War of the Rebellion: Serial 045 Page 0427 Chapter XXXIX. CORRESPONDENCE, ETC. -- UNION.

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BALTIMORE, June 30, 1863-midnight.

Major-General HALLECK,

General-in-Chief, Washington:

The following has just been received, and I have sent it by courier to General Meade at Westminster:


June 30, 1863.

Major-General SCHENCK:

Lee is falling back suddenly from the vicinity of Harrisburg, and concentrating all his forces. York has been evacuated. Carlisle is being evacuated. The concentration appears to be at or near Chambersburg. The object, apparently a sudden movement against Meade, of which he should be advised by courier immediately. This information comes from T. A. Scott, and, I think, is reliable.



A report has been received from one of my scouts, at Partkton, on the Northern Central Railroad, that Fitzhugh Lee passed through Hampstead to-day with a brigade of cavalry. This scout is reliable.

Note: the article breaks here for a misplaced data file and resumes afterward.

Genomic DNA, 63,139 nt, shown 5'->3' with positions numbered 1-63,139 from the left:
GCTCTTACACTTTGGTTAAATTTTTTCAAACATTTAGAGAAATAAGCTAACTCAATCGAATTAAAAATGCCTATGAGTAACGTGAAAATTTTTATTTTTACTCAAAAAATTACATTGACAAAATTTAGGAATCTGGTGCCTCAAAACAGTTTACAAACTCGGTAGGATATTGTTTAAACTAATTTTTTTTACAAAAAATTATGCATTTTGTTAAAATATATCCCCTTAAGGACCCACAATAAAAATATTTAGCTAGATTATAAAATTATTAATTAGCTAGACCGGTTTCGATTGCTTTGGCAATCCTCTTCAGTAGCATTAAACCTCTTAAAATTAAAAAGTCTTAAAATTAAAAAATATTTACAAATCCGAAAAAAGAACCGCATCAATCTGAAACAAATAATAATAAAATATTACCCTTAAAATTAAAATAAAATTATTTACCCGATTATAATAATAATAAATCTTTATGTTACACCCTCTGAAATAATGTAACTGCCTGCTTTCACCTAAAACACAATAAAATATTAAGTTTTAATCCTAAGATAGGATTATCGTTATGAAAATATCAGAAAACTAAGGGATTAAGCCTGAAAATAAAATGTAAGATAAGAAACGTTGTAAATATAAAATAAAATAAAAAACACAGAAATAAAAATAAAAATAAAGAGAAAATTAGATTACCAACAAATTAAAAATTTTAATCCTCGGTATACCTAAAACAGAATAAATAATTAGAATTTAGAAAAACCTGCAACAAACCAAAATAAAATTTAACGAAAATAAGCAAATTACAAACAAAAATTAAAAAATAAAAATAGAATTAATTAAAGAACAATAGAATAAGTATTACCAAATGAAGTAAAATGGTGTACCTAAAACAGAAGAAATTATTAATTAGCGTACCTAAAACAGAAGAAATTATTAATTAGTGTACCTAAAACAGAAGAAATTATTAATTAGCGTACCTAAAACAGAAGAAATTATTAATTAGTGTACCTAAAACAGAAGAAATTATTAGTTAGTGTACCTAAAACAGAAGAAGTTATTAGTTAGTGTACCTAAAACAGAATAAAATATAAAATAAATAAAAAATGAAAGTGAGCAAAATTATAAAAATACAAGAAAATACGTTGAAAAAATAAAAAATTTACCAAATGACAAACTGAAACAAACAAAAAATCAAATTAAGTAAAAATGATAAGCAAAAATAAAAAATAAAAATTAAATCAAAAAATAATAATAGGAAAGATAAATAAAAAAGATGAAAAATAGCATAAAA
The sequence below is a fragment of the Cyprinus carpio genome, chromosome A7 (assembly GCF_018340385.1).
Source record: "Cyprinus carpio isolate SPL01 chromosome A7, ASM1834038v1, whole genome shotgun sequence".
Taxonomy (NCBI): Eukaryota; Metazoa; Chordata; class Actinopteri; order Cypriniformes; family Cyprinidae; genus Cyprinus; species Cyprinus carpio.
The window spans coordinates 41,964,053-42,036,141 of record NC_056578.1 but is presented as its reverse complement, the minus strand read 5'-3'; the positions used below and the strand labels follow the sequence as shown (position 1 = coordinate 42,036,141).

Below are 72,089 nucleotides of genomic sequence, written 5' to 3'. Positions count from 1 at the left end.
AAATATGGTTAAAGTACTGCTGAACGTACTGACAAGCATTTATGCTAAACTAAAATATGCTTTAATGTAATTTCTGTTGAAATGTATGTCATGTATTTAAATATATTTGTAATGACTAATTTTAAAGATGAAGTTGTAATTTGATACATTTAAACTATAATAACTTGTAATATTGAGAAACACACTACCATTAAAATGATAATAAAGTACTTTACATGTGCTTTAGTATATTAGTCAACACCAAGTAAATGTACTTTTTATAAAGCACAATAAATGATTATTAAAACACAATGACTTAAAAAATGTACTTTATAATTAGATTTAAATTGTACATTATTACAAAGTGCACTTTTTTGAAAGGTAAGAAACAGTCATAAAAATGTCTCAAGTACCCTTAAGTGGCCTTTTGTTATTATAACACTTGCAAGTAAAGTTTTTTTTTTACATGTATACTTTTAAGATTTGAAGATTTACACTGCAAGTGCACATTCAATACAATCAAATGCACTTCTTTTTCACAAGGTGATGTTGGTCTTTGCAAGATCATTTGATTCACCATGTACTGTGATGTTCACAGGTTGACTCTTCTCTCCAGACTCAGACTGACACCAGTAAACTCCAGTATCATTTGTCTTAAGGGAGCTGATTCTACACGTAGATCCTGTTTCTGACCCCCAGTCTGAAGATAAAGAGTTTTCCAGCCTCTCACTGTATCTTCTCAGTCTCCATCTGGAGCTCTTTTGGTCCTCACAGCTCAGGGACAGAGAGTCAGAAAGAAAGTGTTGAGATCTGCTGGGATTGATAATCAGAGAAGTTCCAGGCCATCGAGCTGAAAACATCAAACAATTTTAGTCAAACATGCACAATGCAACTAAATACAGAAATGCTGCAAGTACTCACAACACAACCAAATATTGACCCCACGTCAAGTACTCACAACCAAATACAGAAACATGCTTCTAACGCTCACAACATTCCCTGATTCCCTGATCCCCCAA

CAMDEN STATION, MD., June 30, 1863.

(Received 11. 05 a. m.)

Honorable E. M. STANTON,

Secretary of War:

It is intimated to us that General Meade expects to get his supplies to Westminster or vicinity over the Western Maryland Railroad. We are informed that the Northern Central and Western Companies have sent their cars and engines from Baltimore to the line of road to Philadelphia, for safety. Cannot the army be better supplied, even in its new locality, by our own road, which is now repaired from the slight damage it received yesterday morning? You will observe by the maps that at Mount Airy and beyond we join the National pike between Baltimore and Frederick, which affords easy communication with the new position, as understood by us. Is it not an easier line to protect, also?

W. P. SMITH. DEPOT, Baltimore,

June 30, 1863.

(Received 1. 45 p. m.)

Honorable E. M. STANTON,

Secretary of War:

Immediately upon receipt of your inquiry, I applied at the office of the Northern Central Company for requisite information, and am just informed that no train was sent from Baltimore to Westminster, but that one train has arrived from Westminster, showing that the line has been passed over to-day. The Northern Central Company has sent nearly all its equipment to Philadelphia for safety.